So, ‘first flush' Darjeeling was born, and this pale, delicate, near-green tea is totally different from the all important ‘second flush' main crop.

Since those early experimental days the spring first flush has become a winner; always in demand, especially in Japan, Germany and the UK, and sometimes gaining double the price of the main crop.

Sri Lanka, the world's biggest tea exporter, has never stood still with regard to its development of new-style teas.
It is a relative newcomer to tea production, because coffee planted by the Dutch thrived for 200 years before the English introduced tea in the 1890s.

Most Ceylon is small leaf Broken Orange Pekoe, perfect for that traditional, strong ‘English cuppa', drunk with sugar and milk.

However the discovery that some gardens can produce beautiful long twists of dark leafed Orange Pekoe changed the whole market in the late 1980s.

Trade with the Middle East was expanded as Sri Lankan exporters offered their large leaf teas in a market suddenly deprived of all its tea stock following the Chernobyl disaster, which in an instant ruined vast areas of tea production in Russia, Turkey and Iran.

Orange Pekoe suits the Middle Eastern palate perfectly, when one remembers the tea rule ‘the smaller the leaf, the stronger the tea'.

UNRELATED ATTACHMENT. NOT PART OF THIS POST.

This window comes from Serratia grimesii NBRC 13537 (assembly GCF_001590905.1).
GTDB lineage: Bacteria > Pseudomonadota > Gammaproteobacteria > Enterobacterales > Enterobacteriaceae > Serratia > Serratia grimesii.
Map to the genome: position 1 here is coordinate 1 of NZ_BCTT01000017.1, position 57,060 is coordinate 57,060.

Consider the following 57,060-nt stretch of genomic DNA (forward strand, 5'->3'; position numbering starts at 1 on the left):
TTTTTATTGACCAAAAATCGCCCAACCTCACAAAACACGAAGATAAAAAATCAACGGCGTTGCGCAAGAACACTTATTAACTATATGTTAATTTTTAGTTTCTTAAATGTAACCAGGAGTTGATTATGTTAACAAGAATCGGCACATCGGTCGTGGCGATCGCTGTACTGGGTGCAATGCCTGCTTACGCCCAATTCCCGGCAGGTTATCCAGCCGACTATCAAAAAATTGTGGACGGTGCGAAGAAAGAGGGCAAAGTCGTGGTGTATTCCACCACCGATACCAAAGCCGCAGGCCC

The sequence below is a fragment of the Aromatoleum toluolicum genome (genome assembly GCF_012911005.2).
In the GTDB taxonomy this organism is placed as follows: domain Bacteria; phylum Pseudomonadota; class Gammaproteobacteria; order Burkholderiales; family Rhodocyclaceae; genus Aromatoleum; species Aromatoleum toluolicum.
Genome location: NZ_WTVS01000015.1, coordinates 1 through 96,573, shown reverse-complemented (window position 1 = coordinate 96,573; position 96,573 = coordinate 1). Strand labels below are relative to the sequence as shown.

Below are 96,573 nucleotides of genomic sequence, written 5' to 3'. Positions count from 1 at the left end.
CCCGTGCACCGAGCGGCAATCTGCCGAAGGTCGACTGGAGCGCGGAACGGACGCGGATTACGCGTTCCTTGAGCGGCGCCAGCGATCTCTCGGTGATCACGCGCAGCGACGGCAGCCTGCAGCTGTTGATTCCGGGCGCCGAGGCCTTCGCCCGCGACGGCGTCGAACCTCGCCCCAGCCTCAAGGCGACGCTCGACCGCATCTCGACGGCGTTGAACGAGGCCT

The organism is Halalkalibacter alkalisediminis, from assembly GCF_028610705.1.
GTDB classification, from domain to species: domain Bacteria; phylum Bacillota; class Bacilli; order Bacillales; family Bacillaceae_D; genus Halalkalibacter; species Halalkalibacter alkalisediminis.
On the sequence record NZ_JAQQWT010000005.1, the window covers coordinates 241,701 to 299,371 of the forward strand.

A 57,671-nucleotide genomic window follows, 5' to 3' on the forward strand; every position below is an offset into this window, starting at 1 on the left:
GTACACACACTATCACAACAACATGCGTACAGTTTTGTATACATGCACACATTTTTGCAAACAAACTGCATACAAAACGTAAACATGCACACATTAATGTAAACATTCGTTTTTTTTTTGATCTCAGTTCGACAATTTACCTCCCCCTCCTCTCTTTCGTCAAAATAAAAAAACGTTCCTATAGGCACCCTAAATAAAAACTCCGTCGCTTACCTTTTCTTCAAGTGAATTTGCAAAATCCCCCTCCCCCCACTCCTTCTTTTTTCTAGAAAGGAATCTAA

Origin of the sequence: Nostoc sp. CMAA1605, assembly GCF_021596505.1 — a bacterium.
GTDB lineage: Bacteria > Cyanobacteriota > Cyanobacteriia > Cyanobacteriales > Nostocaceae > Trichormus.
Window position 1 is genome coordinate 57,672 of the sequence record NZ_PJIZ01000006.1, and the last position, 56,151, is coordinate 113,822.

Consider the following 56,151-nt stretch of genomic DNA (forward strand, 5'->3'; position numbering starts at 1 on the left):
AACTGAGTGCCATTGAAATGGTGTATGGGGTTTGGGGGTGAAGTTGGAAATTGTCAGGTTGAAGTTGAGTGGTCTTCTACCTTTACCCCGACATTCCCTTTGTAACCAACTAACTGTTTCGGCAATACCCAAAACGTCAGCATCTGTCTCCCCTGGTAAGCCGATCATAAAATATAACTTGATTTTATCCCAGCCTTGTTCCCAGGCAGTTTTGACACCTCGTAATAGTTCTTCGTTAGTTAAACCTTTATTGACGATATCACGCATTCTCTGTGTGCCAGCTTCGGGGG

Large leaf Orange Pekoe is smooth, clean tasting, freshly defined and does not stew or over-brew if left in the pot, and topped up regularly with water.

‘Engage brain before opening mouth' applies to many things in life, no doubt, but it's essential for tasting tea.

Think about what you hope to experience in the best quality product. Tea, coffee, wine - they should all have a perfect balance of flavour, style and overall a character of their own that makes them stand out.

Tea is brewed at full strength for tasting, using at least three grams of leaves, carefully measured into a tasting cup. It is brewed for a full five minutes, before being poured into a bowl.

The colour of the brew shows up very well in a bowl, and with the best teas there will be a halo of clear copper-brown colour around the edge.

Just like wine, it's a sip-and-spit situation. No one wants to take all that tannin into their stomach.

Tea is sipped from the bowl with a spoon and sucked into the mouth with plenty of air, so that the vapour sprays over all the sensory areas of the mouth - then spit! It took me some time to perfect that ability, and it was a couple of years before my teacher, Dick Whittard, stopped wearing Wellington boots at tasting sessions.

What is the perfect brew? Again like wine and coffee, appearance is everything. The clarity of the liquor and the colour must look appealing and not cloudy or dull.

Initial taste must impress; mouthfeel, tannin and dryness should make a statement, and not just slip over the tongue into oblivion.

Detailed analysis would refer to the real qualities of the tea: sweetness, fruitiness and the clarity of its real character.

Finally comes balance - does one aspect dominate or is there perfectly acceptable balance of all these points?

Al Madani Group operates the license for Whittard of Chelsea in the Middle East, and Whittard's new F&B concept in Dubai Festival City.